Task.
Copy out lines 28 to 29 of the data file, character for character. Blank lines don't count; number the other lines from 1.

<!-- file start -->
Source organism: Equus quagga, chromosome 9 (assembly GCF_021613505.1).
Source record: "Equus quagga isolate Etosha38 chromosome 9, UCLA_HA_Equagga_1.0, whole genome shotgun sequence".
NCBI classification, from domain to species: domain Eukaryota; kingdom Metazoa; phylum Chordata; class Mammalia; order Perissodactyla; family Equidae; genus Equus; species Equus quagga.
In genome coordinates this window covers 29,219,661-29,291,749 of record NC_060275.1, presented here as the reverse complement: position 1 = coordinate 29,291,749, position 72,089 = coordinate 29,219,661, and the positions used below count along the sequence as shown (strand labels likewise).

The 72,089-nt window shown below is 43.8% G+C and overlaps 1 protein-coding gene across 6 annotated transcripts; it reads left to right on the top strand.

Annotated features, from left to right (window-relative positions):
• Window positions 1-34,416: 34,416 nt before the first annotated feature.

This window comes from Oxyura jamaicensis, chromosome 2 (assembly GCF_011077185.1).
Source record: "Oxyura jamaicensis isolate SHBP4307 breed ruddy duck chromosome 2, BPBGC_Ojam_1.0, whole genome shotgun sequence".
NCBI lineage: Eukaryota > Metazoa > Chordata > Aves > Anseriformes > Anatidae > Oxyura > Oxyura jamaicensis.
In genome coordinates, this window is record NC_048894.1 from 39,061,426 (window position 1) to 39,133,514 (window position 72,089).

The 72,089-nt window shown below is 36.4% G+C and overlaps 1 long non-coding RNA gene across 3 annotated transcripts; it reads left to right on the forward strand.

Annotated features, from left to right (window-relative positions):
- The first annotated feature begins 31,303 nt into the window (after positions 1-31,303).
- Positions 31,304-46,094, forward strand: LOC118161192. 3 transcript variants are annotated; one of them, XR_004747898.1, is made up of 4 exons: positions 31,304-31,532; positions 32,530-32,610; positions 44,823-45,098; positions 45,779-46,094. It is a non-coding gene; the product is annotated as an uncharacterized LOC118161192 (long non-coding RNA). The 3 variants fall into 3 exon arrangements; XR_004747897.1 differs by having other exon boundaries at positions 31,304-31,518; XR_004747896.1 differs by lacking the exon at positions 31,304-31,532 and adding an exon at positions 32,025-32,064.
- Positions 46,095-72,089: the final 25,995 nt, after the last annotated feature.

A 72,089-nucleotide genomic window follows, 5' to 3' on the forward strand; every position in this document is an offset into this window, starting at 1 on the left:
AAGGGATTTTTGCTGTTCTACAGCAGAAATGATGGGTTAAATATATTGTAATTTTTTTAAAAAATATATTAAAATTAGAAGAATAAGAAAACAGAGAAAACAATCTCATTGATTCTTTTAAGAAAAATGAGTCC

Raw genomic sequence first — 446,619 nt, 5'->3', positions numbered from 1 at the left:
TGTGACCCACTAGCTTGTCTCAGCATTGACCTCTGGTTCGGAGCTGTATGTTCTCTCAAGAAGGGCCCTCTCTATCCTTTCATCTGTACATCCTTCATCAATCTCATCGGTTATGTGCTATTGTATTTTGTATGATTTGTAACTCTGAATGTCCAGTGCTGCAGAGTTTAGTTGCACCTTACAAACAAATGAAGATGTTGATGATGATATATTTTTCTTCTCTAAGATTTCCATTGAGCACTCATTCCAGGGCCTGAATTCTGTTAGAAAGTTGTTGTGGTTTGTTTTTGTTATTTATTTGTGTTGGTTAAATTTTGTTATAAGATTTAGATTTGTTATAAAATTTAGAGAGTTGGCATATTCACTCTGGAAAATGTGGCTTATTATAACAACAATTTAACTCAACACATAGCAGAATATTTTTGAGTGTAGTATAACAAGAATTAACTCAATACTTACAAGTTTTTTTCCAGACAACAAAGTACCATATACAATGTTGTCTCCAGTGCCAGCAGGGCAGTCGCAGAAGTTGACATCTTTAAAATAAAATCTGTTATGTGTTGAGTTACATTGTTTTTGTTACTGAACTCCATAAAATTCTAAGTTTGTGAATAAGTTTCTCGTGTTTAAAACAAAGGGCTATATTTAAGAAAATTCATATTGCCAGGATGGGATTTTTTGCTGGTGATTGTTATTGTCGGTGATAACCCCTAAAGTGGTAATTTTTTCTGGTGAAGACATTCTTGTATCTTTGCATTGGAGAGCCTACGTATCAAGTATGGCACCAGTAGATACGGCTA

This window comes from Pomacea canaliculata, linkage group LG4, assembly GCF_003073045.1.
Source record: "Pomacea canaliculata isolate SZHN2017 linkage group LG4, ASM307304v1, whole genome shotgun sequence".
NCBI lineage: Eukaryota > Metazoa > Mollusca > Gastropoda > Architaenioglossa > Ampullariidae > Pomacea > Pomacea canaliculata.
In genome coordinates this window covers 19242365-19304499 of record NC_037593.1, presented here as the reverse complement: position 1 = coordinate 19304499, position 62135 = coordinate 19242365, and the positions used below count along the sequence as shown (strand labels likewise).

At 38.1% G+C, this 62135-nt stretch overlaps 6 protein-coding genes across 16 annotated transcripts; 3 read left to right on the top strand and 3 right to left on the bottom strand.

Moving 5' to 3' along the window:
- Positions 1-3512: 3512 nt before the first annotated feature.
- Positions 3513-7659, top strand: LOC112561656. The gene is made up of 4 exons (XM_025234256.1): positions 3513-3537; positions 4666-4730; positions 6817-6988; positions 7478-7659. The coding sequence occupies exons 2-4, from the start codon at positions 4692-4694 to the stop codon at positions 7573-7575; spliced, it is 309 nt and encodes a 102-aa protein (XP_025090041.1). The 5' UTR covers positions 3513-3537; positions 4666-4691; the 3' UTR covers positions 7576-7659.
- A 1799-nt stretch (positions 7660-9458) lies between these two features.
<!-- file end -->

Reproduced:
- Positions 3513-7659, top strand: LOC112561656. The gene is made up of 4 exons (XM_025234256.1): positions 3513-3537; positions 4666-4730; positions 6817-6988; positions 7478-7659. The coding sequence occupies exons 2-4, from the start codon at positions 4692-4694 to the stop codon at positions 7573-7575; spliced, it is 309 nt and encodes a 102-aa protein (XP_025090041.1). The 5' UTR covers positions 3513-3537; positions 4666-4691; the 3' UTR covers positions 7576-7659.
- A 1799-nt stretch (positions 7660-9458) lies between these two features.